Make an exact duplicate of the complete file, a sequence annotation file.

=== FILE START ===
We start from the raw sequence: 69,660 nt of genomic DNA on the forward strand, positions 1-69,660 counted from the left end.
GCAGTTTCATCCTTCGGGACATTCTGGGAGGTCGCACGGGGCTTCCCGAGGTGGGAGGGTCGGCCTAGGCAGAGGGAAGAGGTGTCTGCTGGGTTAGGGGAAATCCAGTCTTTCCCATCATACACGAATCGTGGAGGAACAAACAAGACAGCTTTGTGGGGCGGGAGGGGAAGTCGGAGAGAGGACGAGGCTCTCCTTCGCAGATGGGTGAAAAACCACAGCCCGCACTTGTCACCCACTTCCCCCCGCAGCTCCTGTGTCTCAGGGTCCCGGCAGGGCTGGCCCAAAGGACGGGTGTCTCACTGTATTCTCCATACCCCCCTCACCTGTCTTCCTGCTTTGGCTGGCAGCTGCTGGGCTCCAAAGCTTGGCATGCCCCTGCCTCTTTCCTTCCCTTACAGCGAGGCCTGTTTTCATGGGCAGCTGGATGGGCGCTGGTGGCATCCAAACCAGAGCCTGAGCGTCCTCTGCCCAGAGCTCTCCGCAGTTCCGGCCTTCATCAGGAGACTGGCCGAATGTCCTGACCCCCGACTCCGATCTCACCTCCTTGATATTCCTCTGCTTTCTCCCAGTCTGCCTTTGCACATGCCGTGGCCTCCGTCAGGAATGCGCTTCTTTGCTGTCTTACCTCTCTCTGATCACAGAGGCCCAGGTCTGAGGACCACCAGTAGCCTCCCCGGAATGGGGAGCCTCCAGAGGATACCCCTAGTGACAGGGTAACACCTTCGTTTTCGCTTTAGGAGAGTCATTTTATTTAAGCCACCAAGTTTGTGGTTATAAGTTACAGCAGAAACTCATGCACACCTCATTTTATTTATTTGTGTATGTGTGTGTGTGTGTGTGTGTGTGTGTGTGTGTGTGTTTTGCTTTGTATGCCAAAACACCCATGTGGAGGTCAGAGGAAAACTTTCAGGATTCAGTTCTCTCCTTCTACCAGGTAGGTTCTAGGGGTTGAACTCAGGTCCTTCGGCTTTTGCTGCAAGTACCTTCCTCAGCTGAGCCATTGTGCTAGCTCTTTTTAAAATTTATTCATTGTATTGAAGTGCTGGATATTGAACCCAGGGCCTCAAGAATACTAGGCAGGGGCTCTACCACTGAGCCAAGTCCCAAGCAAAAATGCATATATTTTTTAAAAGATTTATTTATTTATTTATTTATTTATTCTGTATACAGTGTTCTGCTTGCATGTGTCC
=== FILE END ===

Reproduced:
We start from the raw sequence: 69,660 nt of genomic DNA on the forward strand, positions 1-69,660 counted from the left end.
GCAGTTTCATCCTTCGGGACATTCTGGGAGGTCGCACGGGGCTTCCCGAGGTGGGAGGGTCGGCCTAGGCAGAGGGAAGAGGTGTCTGCTGGGTTAGGGGAAATCCAGTCTTTCCCATCATACACGAATCGTGGAGGAACAAACAAGACAGCTTTGTGGGGCGGGAGGGGAAGTCGGAGAGAGGACGAGGCTCTCCTTCGCAGATGGGTGAAAAACCACAGCCCGCACTTGTCACCCACTTCCCCCCGCAGCTCCTGTGTCTCAGGGTCCCGGCAGGGCTGGCCCAAAGGACGGGTGTCTCACTGTATTCTCCATACCCCCCTCACCTGTCTTCCTGCTTTGGCTGGCAGCTGCTGGGCTCCAAAGCTTGGCATGCCCCTGCCTCTTTCCTTCCCTTACAGCGAGGCCTGTTTTCATGGGCAGCTGGATGGGCGCTGGTGGCATCCAAACCAGAGCCTGAGCGTCCTCTGCCCAGAGCTCTCCGCAGTTCCGGCCTTCATCAGGAGACTGGCCGAATGTCCTGACCCCCGACTCCGATCTCACCTCCTTGATATTCCTCTGCTTTCTCCCAGTCTGCCTTTGCACATGCCGTGGCCTCCGTCAGGAATGCGCTTCTTTGCTGTCTTACCTCTCTCTGATCACAGAGGCCCAGGTCTGAGGACCACCAGTAGCCTCCCCGGAATGGGGAGCCTCCAGAGGATACCCCTAGTGACAGGGTAACACCTTCGTTTTCGCTTTAGGAGAGTCATTTTATTTAAGCCACCAAGTTTGTGGTTATAAGTTACAGCAGAAACTCATGCACACCTCATTTTATTTATTTGTGTATGTGTGTGTGTGTGTGTGTGTGTGTGTGTGTGTGTGTTTTGCTTTGTATGCCAAAACACCCATGTGGAGGTCAGAGGAAAACTTTCAGGATTCAGTTCTCTCCTTCTACCAGGTAGGTTCTAGGGGTTGAACTCAGGTCCTTCGGCTTTTGCTGCAAGTACCTTCCTCAGCTGAGCCATTGTGCTAGCTCTTTTTAAAATTTATTCATTGTATTGAAGTGCTGGATATTGAACCCAGGGCCTCAAGAATACTAGGCAGGGGCTCTACCACTGAGCCAAGTCCCAAGCAAAAATGCATATATTTTTTAAAAGATTTATTTATTTATTTATTTATTTATTCTGTATACAGTGTTCTGCTTGCATGTGTCC